Neonatal screening programs for glutaric aciduria type I have been established in some countries with high prevalence using analysis of glutarylcarnitine in dried blood spots by tandem mass spectrometry. Due to risk of missing patients with a mild biochemical phenotype (i.e., low excretors), a binary strategy - using glutarylcarnitine as a primary variable and glutarylcarnitine/acylcarnitine ratios as a secondary variable - to improve the diagnostic sensitivity and specificity of neonatal screening is proposed.

In patients, urinary excretion of glutaric, 3-hydroxyglutaric and glutaconic acids may be elevated. If there is suspicion of glutaric aciduria, glutaryl-coenzyme A dehydrogenase should be measured in skin fibroblasts or interleukin-2-dependent lymphocytes even if glutaric acid is not increased in the urine.

Hyperlactacidemia, hyperlactatorrachia, mitochondrial abnormalities in muscular cells and a deficiency in complexes I and IV of the respiratory chain in isolated mitochondria from muscle have been reported in GA-1.

Imaging findings

Widening of the sylvian fissures, the fluid spaces anterior to the temporal lobes, and the mesencephalic cistern are cardinal signs of GA-1. [1] Abnormal high-signal intensity on T2-weighted images is seen in the basal ganglia, periventricular white matter, dentate nucleus, substantia nigra, and the pontine medial lemniscus. Subdural collections and bilateral multiple caudothalamic cysts are described. MRI, CT perfusion, and transcranial Doppler studies have shown altered perfusion and blood flow velocities. [2]

Subdural hemorrhage with/without retinal hemorrhage due to stretched bridging veins may be an initial sign of glutaric aciduria type 1 and can be a diagnostic pit fall [3],[4] since post-traumatic and nonaccidental causes have to be excluded.

Acute striatal necrosis during infancy is the principal cause of morbidity and mortality and leads to chronic oromotor, gastroesophageal, skeletal, and respiratory complications of dystonia. Between birth and 18 months of age, with a peak at 14 months, 90% of untreated children with GA1 suffer an acute neurological crisis precipitated by an infectious illness. A depressed consciousness and profound axial hypotonia (behavioral arrest) may be accompanied by seizures or dystonic extremity movements. The relatively abrupt neurological deterioration coincides with swelling, metabolic depression, and necrosis of basal ganglia gray matter, especially the putamina. [5] Adequate treatment reduces the incidence of radiologically and clinically evident basal ganglia injury significantly (from approximately 90-35%).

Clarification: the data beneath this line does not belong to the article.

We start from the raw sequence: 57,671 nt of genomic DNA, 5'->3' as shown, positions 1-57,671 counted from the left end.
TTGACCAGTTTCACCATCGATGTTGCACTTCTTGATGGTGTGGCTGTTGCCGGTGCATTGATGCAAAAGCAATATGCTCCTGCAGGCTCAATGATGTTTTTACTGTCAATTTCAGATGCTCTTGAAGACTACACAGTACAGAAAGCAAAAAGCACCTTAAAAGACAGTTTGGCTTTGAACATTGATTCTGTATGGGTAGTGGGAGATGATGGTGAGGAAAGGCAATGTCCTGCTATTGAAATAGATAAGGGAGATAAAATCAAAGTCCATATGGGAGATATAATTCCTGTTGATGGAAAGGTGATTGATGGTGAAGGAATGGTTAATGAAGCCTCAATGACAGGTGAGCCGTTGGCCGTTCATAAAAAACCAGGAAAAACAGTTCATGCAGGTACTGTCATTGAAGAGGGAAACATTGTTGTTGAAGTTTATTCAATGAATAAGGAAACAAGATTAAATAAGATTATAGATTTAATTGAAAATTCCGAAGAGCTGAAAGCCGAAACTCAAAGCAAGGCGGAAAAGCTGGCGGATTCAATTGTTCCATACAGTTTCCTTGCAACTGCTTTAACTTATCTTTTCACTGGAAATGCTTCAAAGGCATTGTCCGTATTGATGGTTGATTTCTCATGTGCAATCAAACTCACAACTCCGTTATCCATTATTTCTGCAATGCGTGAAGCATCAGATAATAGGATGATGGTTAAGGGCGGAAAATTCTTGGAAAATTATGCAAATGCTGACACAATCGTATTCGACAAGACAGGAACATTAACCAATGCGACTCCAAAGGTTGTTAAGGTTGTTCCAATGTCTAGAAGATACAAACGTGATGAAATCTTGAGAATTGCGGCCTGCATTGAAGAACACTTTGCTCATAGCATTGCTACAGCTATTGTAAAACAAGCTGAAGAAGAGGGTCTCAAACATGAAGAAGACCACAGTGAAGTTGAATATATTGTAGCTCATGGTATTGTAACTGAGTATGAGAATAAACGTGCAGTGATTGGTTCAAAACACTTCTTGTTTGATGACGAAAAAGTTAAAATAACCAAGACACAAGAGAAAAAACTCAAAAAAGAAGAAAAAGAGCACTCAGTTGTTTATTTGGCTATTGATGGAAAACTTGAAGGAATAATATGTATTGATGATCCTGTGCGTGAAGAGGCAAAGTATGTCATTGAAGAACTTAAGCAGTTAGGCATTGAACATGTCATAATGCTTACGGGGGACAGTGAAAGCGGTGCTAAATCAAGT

Acute striatal necrosis can be visualized as focal, usually symmetric, stroke-like signal hyperintensity on T2- and diffusion-weighted magnetic resonance imaging (MRI), bilateral striatal lucency on computed tomography (CT), or a sharp decline of fluorodeoxyglucose uptake imaged by positron emission tomography (PET). [5] Diffusion-weighted MR imaging has been known to show more extensive disease than was apparent either on CT or on the conventional MR images. [6] Over ensuing weeks, circumscribed and near-complete degeneration of the putamina occurs with variable extension to the caudates and pallidi. Neural tissue is replaced by a thin gliotic scar and the resulting dystonia is irreversible, static, and severe.

Three stages of acute striatal necrosis have been described: (1) an acute stage, within 24 hours of motor regression, characterized by cytotoxic edema within the basal ganglia, cerebral oligemia, and rapid transit of blood throughout gray matter; (2) a subacute stage, 4-5 days after the onset of clinical signs, characterized by reduced striatal perfusion and glucose uptake, and supervening vasogenic edema; and (3) a chronic stage of striatal atrophy. [7]

When there is a family history of GA-1, prenatal diagnosis at 11 week's gestation through chorionic villus sampling [8] can be done if the responsible mutation is known. Later in pregnancy, ultrasound [8] and MRI [9] can diagnose GA-1 in suspected cases. Progressive dilatation of the quadrigeminal cisterns associated with macrocephaly, fronto-temporal atrophy and wide space of perisylvian fissure were found in the follow-up scans when parents decided to continue pregnancy in affected cases.

Timely diagnosis and start of therapy (preferably in the presymptomatic phase) are essential for the prevention of irreversible brain damage. Greater awareness of glutaric aciduria among pediatricians, neurologists, neurosurgeons, and radiologists is key to (a) avoiding misdiagnosis as bilateral subdural collections (which may be unnecessarily drained) or nonaccidental injury (which has important sociological and legal implications) (b) early diagnosis so that proper neurological development for affected child can by ensured by early diet modification, and (c) genetic counseling of parents regarding future offspring.